Yes, as you may have noticed, some of these cameras are quite large.  This is due to the negative size.   Let me give you some idea as to why digital cameras can never come close to the resolution of film.

Focus Test - Epson Wet Adapter Across 100 Perceptol 1:2 Springmaid Pi

Montreat Cascades, 4×5 Tmax 100 developed in Perceptol and wet mount scanned.

Lets start with medium format:

  • Medium Format 6×7 format makes an image 2 1/4 inches tall and much wider.  Scanned at native resolution of 6400 dpi on an Epson 850 Pro scanner gives me a file resolution of 16452 x 19668 dpi or a print size at 300 dpi of 4.5 feet by 5.3 feet!  This is huge.
  • Large Format of 4″ x 5 ” scanned at 6400 dpi (native) gives a file size of 29107 x 36070 dpi or a print size of 8 feet x 10 feet!  There is not a digital camera system in the world that can come more than a small fraction of this!

Film

Film has turned wildly popular again in the past several years and many of the big film manufacturers have started increasing their film production lines again. This is especially true in the medium format lines (120) and 4×5 large format films! Film can be found in single rolls or in bulk almost everywhere again.  The big box companies like B&H, Adorama and many others carry almost every type and format that you could ever want!

Processing in B&W has never been easier at home with eco friendly chemistry with no darkroom needed. Only an initial outlay of around $150 will get you started. Cameras can be found anywhere for next to nothing!  You will need:

  • Dark Bag, a cloth bag that it light proof with arm sleeves that enable you to put your film, developing tank, reel an lid inside with your arms to move the film into a light tight developing tank!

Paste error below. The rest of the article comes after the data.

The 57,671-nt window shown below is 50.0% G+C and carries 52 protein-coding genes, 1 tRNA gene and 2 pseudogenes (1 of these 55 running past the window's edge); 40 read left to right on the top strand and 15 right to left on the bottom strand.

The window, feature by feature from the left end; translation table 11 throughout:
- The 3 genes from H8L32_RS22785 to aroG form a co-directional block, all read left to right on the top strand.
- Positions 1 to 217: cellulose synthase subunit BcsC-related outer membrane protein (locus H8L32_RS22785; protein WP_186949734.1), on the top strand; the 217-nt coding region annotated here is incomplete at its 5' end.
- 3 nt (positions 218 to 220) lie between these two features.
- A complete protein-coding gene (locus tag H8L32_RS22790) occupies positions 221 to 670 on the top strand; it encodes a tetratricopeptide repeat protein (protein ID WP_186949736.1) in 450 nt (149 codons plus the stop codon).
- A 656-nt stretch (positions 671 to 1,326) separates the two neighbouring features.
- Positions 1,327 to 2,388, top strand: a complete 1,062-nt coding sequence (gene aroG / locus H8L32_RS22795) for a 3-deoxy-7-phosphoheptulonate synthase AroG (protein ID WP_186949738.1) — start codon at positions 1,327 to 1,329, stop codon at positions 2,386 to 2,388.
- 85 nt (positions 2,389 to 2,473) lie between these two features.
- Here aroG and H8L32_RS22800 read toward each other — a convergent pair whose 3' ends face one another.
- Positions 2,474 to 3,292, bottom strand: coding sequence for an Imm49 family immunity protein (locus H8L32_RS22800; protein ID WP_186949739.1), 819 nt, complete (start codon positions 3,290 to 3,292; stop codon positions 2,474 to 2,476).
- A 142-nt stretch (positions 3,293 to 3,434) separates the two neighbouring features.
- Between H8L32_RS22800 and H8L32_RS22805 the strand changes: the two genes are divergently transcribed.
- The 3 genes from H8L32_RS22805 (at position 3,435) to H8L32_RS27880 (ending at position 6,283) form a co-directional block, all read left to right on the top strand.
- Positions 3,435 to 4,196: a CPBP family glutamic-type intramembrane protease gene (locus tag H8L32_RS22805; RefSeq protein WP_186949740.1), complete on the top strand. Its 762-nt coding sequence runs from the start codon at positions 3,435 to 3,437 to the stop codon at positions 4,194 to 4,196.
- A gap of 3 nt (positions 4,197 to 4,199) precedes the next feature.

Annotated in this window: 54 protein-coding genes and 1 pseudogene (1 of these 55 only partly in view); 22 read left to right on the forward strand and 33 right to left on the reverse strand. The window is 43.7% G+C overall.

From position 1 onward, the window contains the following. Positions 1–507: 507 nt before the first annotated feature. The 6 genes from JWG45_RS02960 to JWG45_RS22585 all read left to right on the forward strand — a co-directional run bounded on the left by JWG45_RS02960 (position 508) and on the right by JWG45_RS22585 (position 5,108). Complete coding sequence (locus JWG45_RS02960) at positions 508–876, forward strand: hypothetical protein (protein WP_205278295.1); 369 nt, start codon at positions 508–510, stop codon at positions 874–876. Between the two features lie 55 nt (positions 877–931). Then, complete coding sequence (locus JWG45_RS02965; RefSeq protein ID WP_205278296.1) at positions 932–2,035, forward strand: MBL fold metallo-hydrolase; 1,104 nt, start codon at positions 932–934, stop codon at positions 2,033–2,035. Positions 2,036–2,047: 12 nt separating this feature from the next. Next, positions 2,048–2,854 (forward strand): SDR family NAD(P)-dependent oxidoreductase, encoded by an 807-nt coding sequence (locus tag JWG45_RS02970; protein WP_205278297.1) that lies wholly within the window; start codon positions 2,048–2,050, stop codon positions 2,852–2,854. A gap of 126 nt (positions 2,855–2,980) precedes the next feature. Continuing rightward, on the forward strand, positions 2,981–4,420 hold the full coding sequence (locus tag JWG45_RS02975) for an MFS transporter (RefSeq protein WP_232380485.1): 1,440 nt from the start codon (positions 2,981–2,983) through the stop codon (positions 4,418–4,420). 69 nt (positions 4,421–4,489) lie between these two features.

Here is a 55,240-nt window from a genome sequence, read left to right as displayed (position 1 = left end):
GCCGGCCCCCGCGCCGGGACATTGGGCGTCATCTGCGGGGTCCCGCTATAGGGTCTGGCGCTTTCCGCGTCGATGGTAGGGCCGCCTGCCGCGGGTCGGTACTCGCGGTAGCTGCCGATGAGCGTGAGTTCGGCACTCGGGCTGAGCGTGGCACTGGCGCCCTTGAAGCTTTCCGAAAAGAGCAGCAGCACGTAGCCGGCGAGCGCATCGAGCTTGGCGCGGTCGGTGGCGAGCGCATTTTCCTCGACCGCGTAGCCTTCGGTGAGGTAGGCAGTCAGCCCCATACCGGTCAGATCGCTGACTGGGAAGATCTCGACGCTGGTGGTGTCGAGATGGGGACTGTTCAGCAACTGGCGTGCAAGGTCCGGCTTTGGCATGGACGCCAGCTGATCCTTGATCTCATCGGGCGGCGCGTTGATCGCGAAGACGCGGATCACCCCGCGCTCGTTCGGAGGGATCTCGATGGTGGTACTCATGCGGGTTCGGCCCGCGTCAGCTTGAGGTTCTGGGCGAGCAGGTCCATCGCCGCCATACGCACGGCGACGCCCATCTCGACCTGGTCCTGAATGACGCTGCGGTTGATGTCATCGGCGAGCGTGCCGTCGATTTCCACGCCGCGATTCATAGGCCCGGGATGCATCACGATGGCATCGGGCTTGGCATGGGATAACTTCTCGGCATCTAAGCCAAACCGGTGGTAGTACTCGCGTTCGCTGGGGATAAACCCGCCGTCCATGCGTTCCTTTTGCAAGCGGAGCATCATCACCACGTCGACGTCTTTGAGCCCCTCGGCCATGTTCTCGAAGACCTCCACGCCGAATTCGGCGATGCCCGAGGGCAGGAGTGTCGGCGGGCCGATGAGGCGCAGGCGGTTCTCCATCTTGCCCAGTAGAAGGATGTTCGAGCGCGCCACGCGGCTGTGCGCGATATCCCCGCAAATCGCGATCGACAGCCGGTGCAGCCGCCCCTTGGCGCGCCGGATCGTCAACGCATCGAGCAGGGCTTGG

• Developing Tank, I recommend a stainless steel version.
  • Film Reels, I like the Hewes stainless steel ones.
  • Developer, comes either in a powder or a Liquid.  I like Perceptol and/or Rodinal R09.
  • Fixer, to remove un-used silver
  • Liquid wetting agent to prevent drops to dry on your negative.
  • Clips to hang you film up to dry!

You can scan your film into your computer with a good Epson scanner like the 700, 750, 800 or 850.  You can also buy an adapter for your camera allowing you to scan by photograph!

While I work in both color and B&W, digital and film I find time after time I pick up a film system and load it up with a good B&W film. The process of developing your film can really help you connect to your work as well.

I like several films, here they are in order of favor:

 

  1. Kodak Tmax 100 in 35, 120 and 4×5, very small grain, good dynamic range easy to process
  2. Fuji Acros 100 in 35, 120 and 4×5, very small grain, good dynamic range NO RECIPROCITY FAILURE, easy to process
  3. Rollei IR400 in 35, 120 and 4×5, Infrared or normal B&W, good dynamic range, easy to process
  4. Rollei Retro 80S in 35 and 120, amazing clarity and sharpness, good dynamic range easy to process
  5. Eastman XX in 35, motion picture film used in B&W movies of the 50’s, smooth gradient transitions.

 

As an example here is the top image from last week of the fishing fleet taken on 20 year out of date Polaroid Type 55 monochrome instant film. The camera is also a Polaroid 900 that my daughter sent me years ago from a garage sale that I had converted to 4×5 with a Fujinon 150mm lens. A MOST beautiful camera in a bright new blue suite that is just fun to use. It is both rangefinder and ground glass focusing that forces you to slow down and really consider each and every image you capture!

The Type 55 film, even outdated, works flawlessly and generates amazing images where the edge markings add to the artistic impact of your subject

Pelican Dock - Type 55 4x5 Film, Wet Scan

Pelican Dock – Type 55 4×5 Film, Wet Scan